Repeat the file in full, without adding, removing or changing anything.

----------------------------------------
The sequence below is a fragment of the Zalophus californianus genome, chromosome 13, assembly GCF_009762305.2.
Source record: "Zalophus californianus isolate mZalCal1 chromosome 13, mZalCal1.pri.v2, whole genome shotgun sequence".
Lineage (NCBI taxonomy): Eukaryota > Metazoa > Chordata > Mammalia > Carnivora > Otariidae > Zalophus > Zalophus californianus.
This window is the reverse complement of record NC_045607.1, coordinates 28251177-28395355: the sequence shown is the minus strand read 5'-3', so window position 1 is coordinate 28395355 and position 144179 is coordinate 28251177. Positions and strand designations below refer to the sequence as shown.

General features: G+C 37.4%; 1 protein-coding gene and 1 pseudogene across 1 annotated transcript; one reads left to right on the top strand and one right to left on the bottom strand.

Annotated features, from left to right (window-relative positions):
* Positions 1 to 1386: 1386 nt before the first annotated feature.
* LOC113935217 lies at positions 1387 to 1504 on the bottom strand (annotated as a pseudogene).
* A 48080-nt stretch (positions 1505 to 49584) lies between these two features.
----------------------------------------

The sequence below is a fragment of the Zalophus californianus genome, chromosome 13, assembly GCF_009762305.2.
Source record: "Zalophus californianus isolate mZalCal1 chromosome 13, mZalCal1.pri.v2, whole genome shotgun sequence".
Lineage (NCBI taxonomy): Eukaryota > Metazoa > Chordata > Mammalia > Carnivora > Otariidae > Zalophus > Zalophus californianus.
This window is the reverse complement of record NC_045607.1, coordinates 28251177-28395355: the sequence shown is the minus strand read 5'-3', so window position 1 is coordinate 28395355 and position 144179 is coordinate 28251177. Positions and strand designations below refer to the sequence as shown.

General features: G+C 37.4%; 1 protein-coding gene and 1 pseudogene across 1 annotated transcript; one reads left to right on the top strand and one right to left on the bottom strand.

Annotated features, from left to right (window-relative positions):
* Positions 1 to 1386: 1386 nt before the first annotated feature.
* LOC113935217 lies at positions 1387 to 1504 on the bottom strand (annotated as a pseudogene).
* A 48080-nt stretch (positions 1505 to 49584) lies between these two features.